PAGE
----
Tuesday, August 30, 2011

House Republican Bill Cuts Hurricane Monitoring Funds That Help Save Millions Of Dollars


By Pat Garofalo on Aug 30, 2011 at 11:50 am

In the wake of Hurricane Irene, which caused billions of dollars in damages up and down the U.S.’s eastern seaboard, House Republicans are callously claiming that any aid to victims of the disaster needs to be offset by budget cuts elsewhere. The savings favored by House Majority Leader Eric Cantor (R-VA) would come from cuts to the Federal Emergency Management Agency and first responders.

However, if House Republicans get their way, not only will recovering from the effects of Hurricane Irene be more difficult, but so will monitoring incoming hurricanes in general. As the Associated Press noted, the House Appropriations Committee has approved cuts to funding for “hurricane hunters” — military planes that fly into hurricanes in order to measure and track them:

Hurricane hunters – which are flying into Irene’s eye to feed forecasters vital information about the storm – could face big funding cuts under a budget proposal moving through the U.S. House.

Rep. Kathy Castor, a Democrat from Florida, wrote House Speaker John Boehner on Friday asking for a reversal of proposed cuts to the program under a bill that passed the Appropriations Committee. She said if the cuts go through, it would amount to a 40 percent drop in funding for hurricane hunter flights out of MacDill Air Force Base in Tampa. [...]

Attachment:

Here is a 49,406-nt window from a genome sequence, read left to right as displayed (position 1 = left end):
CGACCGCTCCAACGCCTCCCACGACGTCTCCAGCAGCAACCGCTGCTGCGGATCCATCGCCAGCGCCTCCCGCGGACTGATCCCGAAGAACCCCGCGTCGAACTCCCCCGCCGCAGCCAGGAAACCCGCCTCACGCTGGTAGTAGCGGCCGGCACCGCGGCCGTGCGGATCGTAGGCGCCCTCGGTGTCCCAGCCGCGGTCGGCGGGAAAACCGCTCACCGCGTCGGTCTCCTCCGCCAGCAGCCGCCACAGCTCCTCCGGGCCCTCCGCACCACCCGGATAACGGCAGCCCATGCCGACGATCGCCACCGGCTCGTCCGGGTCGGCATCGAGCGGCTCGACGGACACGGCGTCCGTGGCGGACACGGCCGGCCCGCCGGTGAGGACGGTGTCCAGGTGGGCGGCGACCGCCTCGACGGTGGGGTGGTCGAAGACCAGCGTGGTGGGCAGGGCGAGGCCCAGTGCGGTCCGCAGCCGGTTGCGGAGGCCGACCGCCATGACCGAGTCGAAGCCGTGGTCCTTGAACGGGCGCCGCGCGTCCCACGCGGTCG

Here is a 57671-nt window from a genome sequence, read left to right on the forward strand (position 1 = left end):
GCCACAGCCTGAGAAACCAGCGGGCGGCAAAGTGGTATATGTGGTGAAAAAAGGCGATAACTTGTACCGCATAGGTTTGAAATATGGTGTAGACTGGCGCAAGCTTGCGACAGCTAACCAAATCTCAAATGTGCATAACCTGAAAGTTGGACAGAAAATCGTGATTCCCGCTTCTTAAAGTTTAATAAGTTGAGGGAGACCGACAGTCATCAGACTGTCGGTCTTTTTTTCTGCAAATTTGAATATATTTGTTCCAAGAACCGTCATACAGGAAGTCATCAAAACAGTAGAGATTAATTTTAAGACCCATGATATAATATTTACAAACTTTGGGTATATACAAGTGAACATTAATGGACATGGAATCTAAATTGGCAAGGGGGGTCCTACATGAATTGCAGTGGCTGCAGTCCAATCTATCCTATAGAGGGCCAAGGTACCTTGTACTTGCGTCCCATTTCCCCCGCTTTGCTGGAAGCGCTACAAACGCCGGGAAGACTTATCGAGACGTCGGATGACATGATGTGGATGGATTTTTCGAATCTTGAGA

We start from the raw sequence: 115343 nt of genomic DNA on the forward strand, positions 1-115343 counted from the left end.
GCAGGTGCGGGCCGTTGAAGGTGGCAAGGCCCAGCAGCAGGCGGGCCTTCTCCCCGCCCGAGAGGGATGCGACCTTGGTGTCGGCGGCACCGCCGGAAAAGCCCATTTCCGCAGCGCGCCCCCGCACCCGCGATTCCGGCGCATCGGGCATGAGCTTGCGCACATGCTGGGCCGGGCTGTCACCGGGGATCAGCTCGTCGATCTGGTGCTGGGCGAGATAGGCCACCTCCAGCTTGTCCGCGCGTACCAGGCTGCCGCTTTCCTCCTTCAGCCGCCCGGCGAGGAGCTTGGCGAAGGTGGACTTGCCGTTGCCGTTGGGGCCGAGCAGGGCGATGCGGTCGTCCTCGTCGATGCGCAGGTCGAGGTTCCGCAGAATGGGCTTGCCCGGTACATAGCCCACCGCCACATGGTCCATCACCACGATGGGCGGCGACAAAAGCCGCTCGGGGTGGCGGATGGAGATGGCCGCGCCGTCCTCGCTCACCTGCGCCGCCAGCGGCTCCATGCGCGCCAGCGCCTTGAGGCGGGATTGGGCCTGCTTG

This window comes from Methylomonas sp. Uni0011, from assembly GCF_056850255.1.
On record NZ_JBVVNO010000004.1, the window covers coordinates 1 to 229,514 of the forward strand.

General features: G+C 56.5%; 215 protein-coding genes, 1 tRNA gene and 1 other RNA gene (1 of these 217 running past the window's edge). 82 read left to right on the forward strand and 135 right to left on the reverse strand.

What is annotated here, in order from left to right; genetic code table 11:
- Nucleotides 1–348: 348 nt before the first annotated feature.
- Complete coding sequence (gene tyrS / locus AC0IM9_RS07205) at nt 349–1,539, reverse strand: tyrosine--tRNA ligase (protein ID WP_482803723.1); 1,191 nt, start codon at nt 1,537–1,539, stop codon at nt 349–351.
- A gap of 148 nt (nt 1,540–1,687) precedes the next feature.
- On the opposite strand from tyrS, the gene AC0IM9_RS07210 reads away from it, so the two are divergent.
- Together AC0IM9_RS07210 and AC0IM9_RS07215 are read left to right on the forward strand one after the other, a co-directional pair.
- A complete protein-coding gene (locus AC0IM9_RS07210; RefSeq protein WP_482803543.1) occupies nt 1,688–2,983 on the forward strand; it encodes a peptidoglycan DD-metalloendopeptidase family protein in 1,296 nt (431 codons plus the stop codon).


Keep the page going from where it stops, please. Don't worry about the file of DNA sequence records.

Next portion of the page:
Hurricane hunter planes fly directly into the storm to measure wind speed, barometric pressure and other data that the National Hurricane Center then uses to formulate its forecasts.

The cuts passed by the Appropriations Committee would take funding for these flights down from $29 million to $17 million, despite the fact that the flights help save a substantial amount of money.

Due to data from the hurricane monitoring flights, forecasts are 30 percent more accurate. Since it costs $1 million per coastal mile for evacuation and preparation when a storm approaches, every mile that is not evacuated yields substantial savings for taxpayers. Estimates put the savings due to monitoring flights at $100-$150 million per storm, far outstripping the $29 million budget dedicated to the hurricane hunters.

“[The] hurricane hunter program is worth its weight in gold,” said Sen. Bill Nelson (D-FL). “They have gotten such accuracy in prediction, not only the strength of a hurricane but exactly its track. You cut back on those kinds of expenses, and that is really cutting off your nose to spite your face.” “These are very significant cuts. It would be a harmful step backward, just when hurricane predictions are improving,” added Rep. Kathy Castor (D-FL), who has pledged to propose an amendment restoring the cut funds when the GOP’s appropriations bill comes to the House floor.



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